segunda-feira, 15 de agosto de 2011

Review: "The Smurfs" (2011)

Hello, everyone!
Last weekend I saw "The Smurfs" and I'm in love with them again... Just as when I was a child! So, I want to share my "smurfexperience" with you. I'm pretty sure you're going to fall in love too!
According to the famous The New York Times' critic, Neil Genzlinger, all the situations in "The Smurfs" make it a film for adults, not for children.Genzlinger's review isn't a favorable one, but I completely disagree with him. In my point of view, the movie is perfecet for all audiences. I really recommend it!
Anyway, to get your own opinion about "The Smurfs", you should read Neil Genzlinger's review and, of course, see the movie. Then, post us your own review!

Teacher Jô

Blue Travelers in the Big City
Smurfette and Gutsy in “The Smurfs,” directed by Raja Gosnell.
Sure, Smurfs are blue, but who knew that they actually work blue?
The funniest moments in “The Smurfs,” a new 3-D movie featuring the old gang familiar from the 1980s television series, are either raunchy or scandalous, as much as that is possible in a half-animated film with a PG rating. There’s a scene in which a Scottish Smurf in a kilt recreates the Marilyn Monroe subway grate display. There’s a rude bit involving a portable toilet.
Those grown-up winks, along with an array of New York locations, make “The Smurfs” a surprisingly tolerable film for adults. As for their children, well, who knows with kids? But at least the writers have cleverly built in enough Smurfology that today’s youngsters will be able to get the basics of the blue universe.
Fleeing their archenemy, the evil wizard Gargamel (Hank Azaria, who is quite funny), a half-dozen Smurfs are sucked through a wormhole and into New York City, with Gargamel and a nasty cat in hot pursuit. Neil Patrick Harris and Jayma Mays play the young couple who befriend the Smurfs.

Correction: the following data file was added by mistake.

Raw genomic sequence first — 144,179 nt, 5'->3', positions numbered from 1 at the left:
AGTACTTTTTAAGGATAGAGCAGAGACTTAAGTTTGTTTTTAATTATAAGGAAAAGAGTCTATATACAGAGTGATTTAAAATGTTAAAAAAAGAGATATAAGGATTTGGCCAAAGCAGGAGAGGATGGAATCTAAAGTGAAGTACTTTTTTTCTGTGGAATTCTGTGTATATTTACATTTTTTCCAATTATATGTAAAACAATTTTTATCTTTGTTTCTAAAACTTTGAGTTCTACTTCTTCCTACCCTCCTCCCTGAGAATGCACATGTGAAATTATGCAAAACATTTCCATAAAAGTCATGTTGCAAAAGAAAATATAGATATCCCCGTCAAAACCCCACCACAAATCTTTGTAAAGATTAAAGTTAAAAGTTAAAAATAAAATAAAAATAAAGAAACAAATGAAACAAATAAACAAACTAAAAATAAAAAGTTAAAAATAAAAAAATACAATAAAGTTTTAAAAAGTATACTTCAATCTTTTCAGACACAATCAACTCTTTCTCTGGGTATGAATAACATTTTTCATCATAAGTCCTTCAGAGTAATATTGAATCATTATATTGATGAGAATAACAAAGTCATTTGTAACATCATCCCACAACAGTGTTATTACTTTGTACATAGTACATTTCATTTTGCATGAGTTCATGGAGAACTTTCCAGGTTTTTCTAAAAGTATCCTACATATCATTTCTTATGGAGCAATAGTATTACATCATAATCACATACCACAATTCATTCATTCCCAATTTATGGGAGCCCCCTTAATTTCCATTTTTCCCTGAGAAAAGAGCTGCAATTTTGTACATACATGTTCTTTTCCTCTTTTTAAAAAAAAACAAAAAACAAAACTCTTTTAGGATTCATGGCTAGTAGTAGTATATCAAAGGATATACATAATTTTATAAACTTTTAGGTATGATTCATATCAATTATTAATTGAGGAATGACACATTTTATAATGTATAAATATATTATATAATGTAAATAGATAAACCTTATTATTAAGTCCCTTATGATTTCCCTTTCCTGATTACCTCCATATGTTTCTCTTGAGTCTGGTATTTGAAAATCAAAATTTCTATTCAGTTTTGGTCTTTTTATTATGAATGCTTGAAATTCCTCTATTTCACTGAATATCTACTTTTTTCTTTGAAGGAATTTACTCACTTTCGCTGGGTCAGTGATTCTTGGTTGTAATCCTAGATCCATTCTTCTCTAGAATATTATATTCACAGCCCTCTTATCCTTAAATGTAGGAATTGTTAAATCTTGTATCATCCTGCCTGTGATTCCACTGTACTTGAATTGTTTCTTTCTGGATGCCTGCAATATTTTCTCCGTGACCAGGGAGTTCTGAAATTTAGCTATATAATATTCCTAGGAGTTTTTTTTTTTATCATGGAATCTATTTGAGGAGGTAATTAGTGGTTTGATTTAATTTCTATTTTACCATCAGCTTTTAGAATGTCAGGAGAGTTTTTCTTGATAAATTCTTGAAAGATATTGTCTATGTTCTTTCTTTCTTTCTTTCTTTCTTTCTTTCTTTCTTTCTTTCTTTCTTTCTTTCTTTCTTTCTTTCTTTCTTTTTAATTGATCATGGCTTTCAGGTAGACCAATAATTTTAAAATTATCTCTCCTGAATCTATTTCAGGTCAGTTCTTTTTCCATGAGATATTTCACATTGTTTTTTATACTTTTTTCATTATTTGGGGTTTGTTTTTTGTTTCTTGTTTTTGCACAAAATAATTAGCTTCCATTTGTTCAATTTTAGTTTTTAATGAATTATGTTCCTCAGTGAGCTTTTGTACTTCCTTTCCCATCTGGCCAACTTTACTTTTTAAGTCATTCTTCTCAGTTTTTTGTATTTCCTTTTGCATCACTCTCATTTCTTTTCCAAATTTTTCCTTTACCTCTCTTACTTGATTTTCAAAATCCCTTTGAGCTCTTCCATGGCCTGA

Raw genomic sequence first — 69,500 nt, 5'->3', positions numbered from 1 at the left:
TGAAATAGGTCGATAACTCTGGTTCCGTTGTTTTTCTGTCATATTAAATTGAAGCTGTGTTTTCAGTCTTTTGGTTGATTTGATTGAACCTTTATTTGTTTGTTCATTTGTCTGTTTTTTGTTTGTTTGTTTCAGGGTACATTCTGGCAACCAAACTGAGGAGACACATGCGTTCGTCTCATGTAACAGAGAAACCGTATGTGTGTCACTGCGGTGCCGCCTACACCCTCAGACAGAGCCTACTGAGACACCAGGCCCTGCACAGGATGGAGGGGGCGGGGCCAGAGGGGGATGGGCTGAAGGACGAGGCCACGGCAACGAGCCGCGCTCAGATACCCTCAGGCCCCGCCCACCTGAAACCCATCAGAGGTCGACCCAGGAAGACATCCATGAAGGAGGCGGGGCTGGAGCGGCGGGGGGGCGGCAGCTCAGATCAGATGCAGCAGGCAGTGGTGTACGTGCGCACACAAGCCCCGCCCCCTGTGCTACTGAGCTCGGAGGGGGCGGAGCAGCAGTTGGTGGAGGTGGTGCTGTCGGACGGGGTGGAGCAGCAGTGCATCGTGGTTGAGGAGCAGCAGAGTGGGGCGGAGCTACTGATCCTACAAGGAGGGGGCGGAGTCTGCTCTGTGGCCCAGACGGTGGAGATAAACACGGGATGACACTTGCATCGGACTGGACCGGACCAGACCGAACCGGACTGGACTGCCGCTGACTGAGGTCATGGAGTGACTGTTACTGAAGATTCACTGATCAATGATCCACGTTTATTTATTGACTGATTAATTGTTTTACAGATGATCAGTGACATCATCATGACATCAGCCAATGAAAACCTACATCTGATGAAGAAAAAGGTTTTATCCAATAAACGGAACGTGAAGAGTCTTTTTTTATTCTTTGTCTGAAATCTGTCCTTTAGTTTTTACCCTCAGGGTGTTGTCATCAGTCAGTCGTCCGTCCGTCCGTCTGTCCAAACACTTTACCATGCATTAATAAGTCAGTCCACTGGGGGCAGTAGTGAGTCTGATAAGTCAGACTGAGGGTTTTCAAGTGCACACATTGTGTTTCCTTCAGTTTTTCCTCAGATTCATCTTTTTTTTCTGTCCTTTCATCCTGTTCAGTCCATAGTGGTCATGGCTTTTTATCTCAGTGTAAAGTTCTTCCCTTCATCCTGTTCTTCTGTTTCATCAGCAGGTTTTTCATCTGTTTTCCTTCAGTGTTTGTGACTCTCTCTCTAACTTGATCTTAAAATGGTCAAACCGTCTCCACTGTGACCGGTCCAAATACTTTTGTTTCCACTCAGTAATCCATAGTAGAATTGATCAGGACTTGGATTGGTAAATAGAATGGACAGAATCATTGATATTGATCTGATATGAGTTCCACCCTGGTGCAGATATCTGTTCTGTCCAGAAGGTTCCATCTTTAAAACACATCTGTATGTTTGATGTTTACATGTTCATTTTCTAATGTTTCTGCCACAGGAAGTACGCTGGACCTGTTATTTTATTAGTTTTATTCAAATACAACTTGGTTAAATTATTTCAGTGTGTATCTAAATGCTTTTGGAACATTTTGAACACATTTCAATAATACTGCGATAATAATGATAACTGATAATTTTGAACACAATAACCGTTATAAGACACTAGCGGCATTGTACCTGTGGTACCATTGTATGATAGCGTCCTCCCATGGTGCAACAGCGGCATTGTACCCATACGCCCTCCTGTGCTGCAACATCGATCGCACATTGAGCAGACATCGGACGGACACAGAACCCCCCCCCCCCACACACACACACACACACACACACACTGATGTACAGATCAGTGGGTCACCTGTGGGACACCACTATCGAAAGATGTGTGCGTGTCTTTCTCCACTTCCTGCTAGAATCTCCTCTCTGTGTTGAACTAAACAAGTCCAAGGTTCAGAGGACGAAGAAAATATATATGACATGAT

It’s somehow depressing that the story centers on whether Mr. Harris’s character can come up with an advertising campaign that will sell cosmetics, and the movie frequently reminds us that the gimmick of little creatures scurrying about in the human world (“Toy Story,” “Gnomeo and Juliet”) is pretty worn out. But on a hot summer day, “The Smurfs” is a decent enough excuse to haul the little ones into an air-conditioned theater.

“The Smurfs” is rated PG (Parental guidance suggested) for fleeting ribaldry and lots of cat abuse.

Opens on Friday nationwide.
Directed by Raja Gosnell; written by J. David Stem, David N. Weiss, Jay Scherick and David Ronn, based on a story by Mr. Stem and Mr. Weiss and the characters and works of Peyo; director of photography, Phil Méheux; edited by Sabrina Plisco; music by Heitor Pereira; production design by Bill Boes; costumes by Rita Ryack; visual effects supervisor, Richard R. Hoover; produced by Jordan Kerner; released by Columbia Pictures/Sony Pictures Animation. Running time: 1 hour 26 minutes.
WITH: Hank Azaria (Gargamel), Neil Patrick Harris (Patrick Winslow), Jayma Mays (Grace Winslow), Sofia Vergara (Odile) and Tim Gunn (Henri).
WITH THE VOICES OF: Anton Yelchin (Clumsy), Jonathan Winters (Papa), Katy Perry (Smurfette), Alan Cumming (Gutsy), Fred Armisen (Brainy) and George Lopez (Grouchy).

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